D.C. Area Transit Agency Renews Chief's Contract
Friday, September 25, 2009
Metro's board of directors approved renewing General Manager John B. Catoe Jr.'s contract for three years Thursday. But in an unforeseen move, D.C. City Administrator Neil Albert cast the lone dissent in the 5 to 1 vote.
The board was widely expected to renew Catoe's contract, even as public frustration over Metrorail service has grown in the wake of the June 22 Red Line crash. The vote by Albert, who is the representative of Mayor Adrian M. Fenty (D) on the Metro board, appeared to surprise Catoe and other board members.
The board discussed Catoe's future in a closed executive session for more than an hour before voting in public during its regular session.
Albert left before the six-hour meeting ended. "The challenges that [Metro] has faced in the recent past demand more aggressive leadership," he said in a brief statement. "But the board has spoken."
Later, Albert said in an additional statement that although Metro has made "some progress in recent years, there is still more progress to be made." In addition, the statement said, the Fenty administration believes that "before a three-year contract was approved, the board should have used this opportunity to explore new, innovative options with regard to leadership." The statement did not elaborate.
Catoe will continue to receive a salary of $315,000 a year and a $60,000-a-year housing allowance. In addition, he will receive an annual $6,000 executive medical and wellness allowance for costs not covered by health insurance. When he retires, he will receive $27,000 a year from an annuity.
Catoe declined to accept a 3 percent annual salary increase last year when he was recommending layoffs at the agency. He has said he will not accept a salary increase through 2013.
The 62-year-old career transportation executive is facing the greatest test of his career. In addition to safety concerns raised by the Red Line crash, which killed eight passengers and the train operator, three other people working for Metro have been fatally injured on the job since June, and the agency faces a projected $144 million budget shortfall in the coming fiscal year.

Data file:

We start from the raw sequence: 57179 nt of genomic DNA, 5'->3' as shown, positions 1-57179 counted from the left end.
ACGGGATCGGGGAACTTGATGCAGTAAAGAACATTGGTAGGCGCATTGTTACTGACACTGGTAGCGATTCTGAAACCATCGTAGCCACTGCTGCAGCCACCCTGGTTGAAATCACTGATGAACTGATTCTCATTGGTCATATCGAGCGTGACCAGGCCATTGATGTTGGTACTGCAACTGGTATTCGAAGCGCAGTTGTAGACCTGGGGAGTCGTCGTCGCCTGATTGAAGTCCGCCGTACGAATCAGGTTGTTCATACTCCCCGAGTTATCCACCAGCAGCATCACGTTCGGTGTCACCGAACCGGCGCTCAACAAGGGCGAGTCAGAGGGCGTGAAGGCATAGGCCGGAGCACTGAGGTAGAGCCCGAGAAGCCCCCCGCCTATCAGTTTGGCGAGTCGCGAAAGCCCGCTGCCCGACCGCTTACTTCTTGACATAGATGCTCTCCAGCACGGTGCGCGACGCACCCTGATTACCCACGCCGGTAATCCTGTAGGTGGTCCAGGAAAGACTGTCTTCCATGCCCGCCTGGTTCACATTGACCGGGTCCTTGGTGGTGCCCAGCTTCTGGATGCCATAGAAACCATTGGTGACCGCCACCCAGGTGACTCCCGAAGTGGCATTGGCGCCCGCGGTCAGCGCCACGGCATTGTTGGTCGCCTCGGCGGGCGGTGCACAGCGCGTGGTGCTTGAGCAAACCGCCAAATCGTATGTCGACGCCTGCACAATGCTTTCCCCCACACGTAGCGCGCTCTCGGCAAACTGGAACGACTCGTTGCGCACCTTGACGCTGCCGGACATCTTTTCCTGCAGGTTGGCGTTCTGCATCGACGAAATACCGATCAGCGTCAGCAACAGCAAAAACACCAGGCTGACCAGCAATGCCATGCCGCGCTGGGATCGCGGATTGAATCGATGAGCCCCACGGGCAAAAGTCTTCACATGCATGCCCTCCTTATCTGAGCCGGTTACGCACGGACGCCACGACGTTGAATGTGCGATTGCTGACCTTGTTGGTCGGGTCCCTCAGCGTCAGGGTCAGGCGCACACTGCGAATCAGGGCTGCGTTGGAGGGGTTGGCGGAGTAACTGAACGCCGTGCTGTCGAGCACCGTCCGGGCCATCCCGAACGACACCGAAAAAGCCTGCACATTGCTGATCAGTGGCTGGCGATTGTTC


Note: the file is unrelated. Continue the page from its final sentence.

After the meeting, Catoe said he did not know in advance how the board would vote. He said he would seek out Albert to "see what I need to do to meet that level or standard that would have allowed [Albert] to vote yes."
Board members declined to elaborate on the closed-door discussions. "I didn't know that anyone would vote no," said Maryland member Peter Benjamin, echoing the surprise of other members.
The mayor's office has clashed with Catoe over real estate issues, most prominently the Metro headquarters building near Verizon Center. Fenty has long wanted the District to have the ability to sell the Metro building. The city would use the proceeds to build a new headquarters for Metro at the Anacostia Metro station, which would spur economic development in Anacostia, a priority for the Fenty administration.
Catoe has said the city's proposal would not serve Metro's interest. Albert was formerly deputy mayor for economic development, and his appointment to the Metro board last October was seen as part of Fenty's push to persuade Metro to change its mind on the building deal.